The Life of Marathon Champion Abebe BikilaBook - 2006
Abebe Bikila was the first black African to win an Olympic gold medal. He won the marathon running barefoot in Rome in 1960 and won again wearing shoes in Tokyo in 1964, becoming the first person to win the most gruelling of all human contests twice.
Blackwell North Amer
“It’s an astonishing sight, I must say: the Ethiopian, Abebe Bikila, is racing barefoot.”—BBC Radio Olympic commentary, Rome, 1960
Abebe Bikila was the first black African to win an Olympic gold medal. He won the marathon running barefoot in Rome in 1960 and won again wearing shoes in Tokyo in 1964, becoming the first person to win the most grueling of all human contests twice.
Born into bitter poverty in rural Ethiopia in 1932, at sixteen Bikila joined the Imperial Guard of the Emperor Haile Selassie. It was there that he came to the notice of the Swedish athletics coach Onni Niskanen, whom Selassie had engaged to try and raise his country’s profile through sport. Bikila became the focus of these ambitions—and an unwitting figurehead for black African nationalism.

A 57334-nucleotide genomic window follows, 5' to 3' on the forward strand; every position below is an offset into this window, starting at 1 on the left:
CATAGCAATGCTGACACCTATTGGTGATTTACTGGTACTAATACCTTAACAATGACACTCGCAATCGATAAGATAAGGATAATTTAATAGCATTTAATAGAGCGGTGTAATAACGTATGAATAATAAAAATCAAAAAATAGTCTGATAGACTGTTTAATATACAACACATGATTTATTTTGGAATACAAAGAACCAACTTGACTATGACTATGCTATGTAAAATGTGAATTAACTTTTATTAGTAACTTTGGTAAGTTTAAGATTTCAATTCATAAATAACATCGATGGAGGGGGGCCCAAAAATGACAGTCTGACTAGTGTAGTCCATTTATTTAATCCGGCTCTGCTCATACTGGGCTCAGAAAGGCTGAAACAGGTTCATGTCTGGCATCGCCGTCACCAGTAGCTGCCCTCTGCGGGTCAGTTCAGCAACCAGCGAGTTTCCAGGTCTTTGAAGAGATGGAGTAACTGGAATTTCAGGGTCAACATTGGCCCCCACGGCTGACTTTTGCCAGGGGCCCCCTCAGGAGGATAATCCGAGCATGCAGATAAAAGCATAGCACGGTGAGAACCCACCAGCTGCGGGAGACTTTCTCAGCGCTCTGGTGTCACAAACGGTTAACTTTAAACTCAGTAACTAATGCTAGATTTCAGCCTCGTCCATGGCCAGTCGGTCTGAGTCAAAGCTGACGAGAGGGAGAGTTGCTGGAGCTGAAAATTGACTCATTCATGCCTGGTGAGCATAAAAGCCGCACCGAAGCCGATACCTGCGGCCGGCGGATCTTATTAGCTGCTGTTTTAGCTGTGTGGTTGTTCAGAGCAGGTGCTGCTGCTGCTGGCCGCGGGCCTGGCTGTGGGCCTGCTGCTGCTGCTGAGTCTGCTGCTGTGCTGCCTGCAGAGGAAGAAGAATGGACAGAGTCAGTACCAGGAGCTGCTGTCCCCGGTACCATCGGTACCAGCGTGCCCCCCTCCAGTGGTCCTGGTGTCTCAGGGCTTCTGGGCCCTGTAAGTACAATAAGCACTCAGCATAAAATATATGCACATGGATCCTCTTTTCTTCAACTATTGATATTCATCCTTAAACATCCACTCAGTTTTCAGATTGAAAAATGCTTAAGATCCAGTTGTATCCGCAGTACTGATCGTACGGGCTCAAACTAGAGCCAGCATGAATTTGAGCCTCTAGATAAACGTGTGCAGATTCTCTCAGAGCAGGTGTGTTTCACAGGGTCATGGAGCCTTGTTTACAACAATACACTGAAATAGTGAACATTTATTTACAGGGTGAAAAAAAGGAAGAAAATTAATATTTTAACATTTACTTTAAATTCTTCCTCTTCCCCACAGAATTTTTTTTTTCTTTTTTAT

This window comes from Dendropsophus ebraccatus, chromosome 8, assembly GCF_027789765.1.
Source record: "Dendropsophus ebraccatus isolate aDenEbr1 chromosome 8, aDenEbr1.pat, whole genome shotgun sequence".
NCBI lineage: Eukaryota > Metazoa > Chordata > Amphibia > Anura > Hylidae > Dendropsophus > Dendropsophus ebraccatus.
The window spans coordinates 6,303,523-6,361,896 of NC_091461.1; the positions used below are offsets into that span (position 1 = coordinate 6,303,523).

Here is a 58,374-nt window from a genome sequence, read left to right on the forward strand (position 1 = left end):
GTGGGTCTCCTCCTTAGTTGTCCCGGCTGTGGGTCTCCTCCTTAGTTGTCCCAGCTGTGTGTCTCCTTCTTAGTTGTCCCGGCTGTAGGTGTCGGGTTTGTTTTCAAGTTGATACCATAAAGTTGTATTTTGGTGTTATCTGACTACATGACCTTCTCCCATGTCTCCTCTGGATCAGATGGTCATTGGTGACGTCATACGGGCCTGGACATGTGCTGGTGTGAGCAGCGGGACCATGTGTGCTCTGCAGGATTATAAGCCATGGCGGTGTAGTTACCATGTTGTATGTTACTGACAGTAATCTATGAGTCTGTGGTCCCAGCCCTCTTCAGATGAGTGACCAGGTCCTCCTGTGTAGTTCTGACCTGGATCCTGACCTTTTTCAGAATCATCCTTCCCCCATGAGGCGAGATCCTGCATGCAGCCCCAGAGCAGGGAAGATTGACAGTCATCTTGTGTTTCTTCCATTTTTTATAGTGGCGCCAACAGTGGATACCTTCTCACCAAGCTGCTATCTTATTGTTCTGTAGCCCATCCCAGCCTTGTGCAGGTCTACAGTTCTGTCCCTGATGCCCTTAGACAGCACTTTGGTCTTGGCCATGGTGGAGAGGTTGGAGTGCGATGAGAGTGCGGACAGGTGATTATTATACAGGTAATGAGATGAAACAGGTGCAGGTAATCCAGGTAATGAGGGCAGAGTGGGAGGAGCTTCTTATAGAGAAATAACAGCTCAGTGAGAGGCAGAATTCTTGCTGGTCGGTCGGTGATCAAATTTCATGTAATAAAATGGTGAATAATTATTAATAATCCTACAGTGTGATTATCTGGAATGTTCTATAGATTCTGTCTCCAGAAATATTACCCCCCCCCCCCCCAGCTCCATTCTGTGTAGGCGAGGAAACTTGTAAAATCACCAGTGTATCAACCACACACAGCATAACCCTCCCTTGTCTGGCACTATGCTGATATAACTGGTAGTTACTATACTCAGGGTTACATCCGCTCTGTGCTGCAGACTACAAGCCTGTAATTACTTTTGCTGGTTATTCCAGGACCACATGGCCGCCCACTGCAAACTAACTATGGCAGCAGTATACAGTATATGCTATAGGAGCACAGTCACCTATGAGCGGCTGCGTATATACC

Following the 1960 Olympics, Bikila’s life took a dramatic turn when he was implicated in a failed coup against Selassie. Bikila was initially sentenced to death but was eventually pardoned following Niskanen’s intervention. Despite an attack of appendicitis, Bikila recovered in time to win the Olympic marathon once again. Bikila died in 1973.
Paul Rambali is a writer and broadcaster and was a rock journalist for NME during the punk era. The author of two books about France and works including It’s All True and In the Cities and Jungles of Brazil, a personal odyssey exploring issues of development and culture in the Third World, he also ghost-wrote Phoolan Devi, the autobiography of India’s Bandit Queen, which has been published in twenty-six countries. He now lives in Paris.